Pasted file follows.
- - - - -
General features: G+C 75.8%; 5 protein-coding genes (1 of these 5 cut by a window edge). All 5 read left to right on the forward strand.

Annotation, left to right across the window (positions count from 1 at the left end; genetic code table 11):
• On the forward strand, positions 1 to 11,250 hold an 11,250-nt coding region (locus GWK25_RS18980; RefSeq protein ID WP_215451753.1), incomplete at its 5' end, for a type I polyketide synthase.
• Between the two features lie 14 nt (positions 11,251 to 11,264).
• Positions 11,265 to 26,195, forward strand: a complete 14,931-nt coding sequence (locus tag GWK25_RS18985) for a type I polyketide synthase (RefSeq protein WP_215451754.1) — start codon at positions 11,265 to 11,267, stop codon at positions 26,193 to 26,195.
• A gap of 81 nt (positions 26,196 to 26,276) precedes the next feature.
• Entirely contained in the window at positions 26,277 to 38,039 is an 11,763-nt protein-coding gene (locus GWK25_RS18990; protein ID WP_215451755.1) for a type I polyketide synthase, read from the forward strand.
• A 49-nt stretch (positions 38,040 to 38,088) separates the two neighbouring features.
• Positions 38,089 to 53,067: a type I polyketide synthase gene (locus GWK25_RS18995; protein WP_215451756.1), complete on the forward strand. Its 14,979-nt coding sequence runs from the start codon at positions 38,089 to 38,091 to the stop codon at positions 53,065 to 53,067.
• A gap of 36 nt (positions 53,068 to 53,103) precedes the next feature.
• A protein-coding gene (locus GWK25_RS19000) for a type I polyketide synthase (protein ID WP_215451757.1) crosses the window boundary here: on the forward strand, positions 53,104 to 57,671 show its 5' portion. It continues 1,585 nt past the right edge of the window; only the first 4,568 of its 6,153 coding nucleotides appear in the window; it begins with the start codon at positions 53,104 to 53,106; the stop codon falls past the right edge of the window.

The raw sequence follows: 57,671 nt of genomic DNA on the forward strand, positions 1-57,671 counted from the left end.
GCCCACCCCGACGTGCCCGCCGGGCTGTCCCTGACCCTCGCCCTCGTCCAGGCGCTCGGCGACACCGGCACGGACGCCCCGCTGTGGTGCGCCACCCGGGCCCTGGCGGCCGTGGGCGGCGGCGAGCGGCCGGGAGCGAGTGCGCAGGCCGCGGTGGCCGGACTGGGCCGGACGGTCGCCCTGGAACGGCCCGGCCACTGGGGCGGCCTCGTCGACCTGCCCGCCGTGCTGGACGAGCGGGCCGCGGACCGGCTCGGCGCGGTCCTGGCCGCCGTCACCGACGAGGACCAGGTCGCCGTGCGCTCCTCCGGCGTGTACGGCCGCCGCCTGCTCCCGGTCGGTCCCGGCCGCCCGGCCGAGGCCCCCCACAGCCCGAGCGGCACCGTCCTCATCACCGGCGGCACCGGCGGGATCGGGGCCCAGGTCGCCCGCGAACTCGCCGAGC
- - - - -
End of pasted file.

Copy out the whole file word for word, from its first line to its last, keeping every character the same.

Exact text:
General features: G+C 75.8%; 5 protein-coding genes (1 of these 5 cut by a window edge). All 5 read left to right on the forward strand.

Annotation, left to right across the window (positions count from 1 at the left end; genetic code table 11):
• On the forward strand, positions 1 to 11,250 hold an 11,250-nt coding region (locus GWK25_RS18980; RefSeq protein ID WP_215451753.1), incomplete at its 5' end, for a type I polyketide synthase.
• Between the two features lie 14 nt (positions 11,251 to 11,264).
• Positions 11,265 to 26,195, forward strand: a complete 14,931-nt coding sequence (locus tag GWK25_RS18985) for a type I polyketide synthase (RefSeq protein WP_215451754.1) — start codon at positions 11,265 to 11,267, stop codon at positions 26,193 to 26,195.
• A gap of 81 nt (positions 26,196 to 26,276) precedes the next feature.
• Entirely contained in the window at positions 26,277 to 38,039 is an 11,763-nt protein-coding gene (locus GWK25_RS18990; protein ID WP_215451755.1) for a type I polyketide synthase, read from the forward strand.
• A 49-nt stretch (positions 38,040 to 38,088) separates the two neighbouring features.
• Positions 38,089 to 53,067: a type I polyketide synthase gene (locus GWK25_RS18995; protein WP_215451756.1), complete on the forward strand. Its 14,979-nt coding sequence runs from the start codon at positions 38,089 to 38,091 to the stop codon at positions 53,065 to 53,067.
• A gap of 36 nt (positions 53,068 to 53,103) precedes the next feature.
• A protein-coding gene (locus GWK25_RS19000) for a type I polyketide synthase (protein ID WP_215451757.1) crosses the window boundary here: on the forward strand, positions 53,104 to 57,671 show its 5' portion. It continues 1,585 nt past the right edge of the window; only the first 4,568 of its 6,153 coding nucleotides appear in the window; it begins with the start codon at positions 53,104 to 53,106; the stop codon falls past the right edge of the window.

The raw sequence follows: 57,671 nt of genomic DNA on the forward strand, positions 1-57,671 counted from the left end.
GCCCACCCCGACGTGCCCGCCGGGCTGTCCCTGACCCTCGCCCTCGTCCAGGCGCTCGGCGACACCGGCACGGACGCCCCGCTGTGGTGCGCCACCCGGGCCCTGGCGGCCGTGGGCGGCGGCGAGCGGCCGGGAGCGAGTGCGCAGGCCGCGGTGGCCGGACTGGGCCGGACGGTCGCCCTGGAACGGCCCGGCCACTGGGGCGGCCTCGTCGACCTGCCCGCCGTGCTGGACGAGCGGGCCGCGGACCGGCTCGGCGCGGTCCTGGCCGCCGTCACCGACGAGGACCAGGTCGCCGTGCGCTCCTCCGGCGTGTACGGCCGCCGCCTGCTCCCGGTCGGTCCCGGCCGCCCGGCCGAGGCCCCCCACAGCCCGAGCGGCACCGTCCTCATCACCGGCGGCACCGGCGGGATCGGGGCCCAGGTCGCCCGCGAACTCGCCGAGC